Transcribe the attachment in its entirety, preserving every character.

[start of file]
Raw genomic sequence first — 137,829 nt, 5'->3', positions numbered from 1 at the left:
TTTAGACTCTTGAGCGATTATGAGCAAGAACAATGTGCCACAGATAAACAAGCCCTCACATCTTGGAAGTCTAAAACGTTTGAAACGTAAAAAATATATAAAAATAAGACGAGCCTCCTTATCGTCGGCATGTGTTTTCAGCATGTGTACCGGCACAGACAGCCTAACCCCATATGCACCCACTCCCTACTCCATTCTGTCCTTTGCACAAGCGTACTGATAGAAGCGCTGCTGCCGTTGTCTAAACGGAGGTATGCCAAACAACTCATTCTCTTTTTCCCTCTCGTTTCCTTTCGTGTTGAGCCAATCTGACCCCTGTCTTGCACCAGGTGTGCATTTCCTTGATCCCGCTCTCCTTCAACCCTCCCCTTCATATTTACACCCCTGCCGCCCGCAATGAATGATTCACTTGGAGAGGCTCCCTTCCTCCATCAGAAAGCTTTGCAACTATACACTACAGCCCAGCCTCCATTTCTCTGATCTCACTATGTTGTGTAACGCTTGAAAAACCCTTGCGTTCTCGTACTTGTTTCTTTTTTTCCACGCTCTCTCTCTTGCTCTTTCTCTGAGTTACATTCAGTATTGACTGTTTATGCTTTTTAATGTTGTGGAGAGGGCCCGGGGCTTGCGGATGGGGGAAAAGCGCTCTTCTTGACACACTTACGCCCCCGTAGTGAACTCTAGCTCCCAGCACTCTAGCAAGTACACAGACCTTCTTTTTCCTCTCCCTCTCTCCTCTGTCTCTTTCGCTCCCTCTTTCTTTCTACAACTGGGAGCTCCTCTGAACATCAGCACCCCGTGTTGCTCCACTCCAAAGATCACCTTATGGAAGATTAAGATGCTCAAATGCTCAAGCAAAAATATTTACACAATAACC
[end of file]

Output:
Raw genomic sequence first — 137,829 nt, 5'->3', positions numbered from 1 at the left:
TTTAGACTCTTGAGCGATTATGAGCAAGAACAATGTGCCACAGATAAACAAGCCCTCACATCTTGGAAGTCTAAAACGTTTGAAACGTAAAAAATATATAAAAATAAGACGAGCCTCCTTATCGTCGGCATGTGTTTTCAGCATGTGTACCGGCACAGACAGCCTAACCCCATATGCACCCACTCCCTACTCCATTCTGTCCTTTGCACAAGCGTACTGATAGAAGCGCTGCTGCCGTTGTCTAAACGGAGGTATGCCAAACAACTCATTCTCTTTTTCCCTCTCGTTTCCTTTCGTGTTGAGCCAATCTGACCCCTGTCTTGCACCAGGTGTGCATTTCCTTGATCCCGCTCTCCTTCAACCCTCCCCTTCATATTTACACCCCTGCCGCCCGCAATGAATGATTCACTTGGAGAGGCTCCCTTCCTCCATCAGAAAGCTTTGCAACTATACACTACAGCCCAGCCTCCATTTCTCTGATCTCACTATGTTGTGTAACGCTTGAAAAACCCTTGCGTTCTCGTACTTGTTTCTTTTTTTCCACGCTCTCTCTCTTGCTCTTTCTCTGAGTTACATTCAGTATTGACTGTTTATGCTTTTTAATGTTGTGGAGAGGGCCCGGGGCTTGCGGATGGGGGAAAAGCGCTCTTCTTGACACACTTACGCCCCCGTAGTGAACTCTAGCTCCCAGCACTCTAGCAAGTACACAGACCTTCTTTTTCCTCTCCCTCTCTCCTCTGTCTCTTTCGCTCCCTCTTTCTTTCTACAACTGGGAGCTCCTCTGAACATCAGCACCCCGTGTTGCTCCACTCCAAAGATCACCTTATGGAAGATTAAGATGCTCAAATGCTCAAGCAAAAATATTTACACAATAACC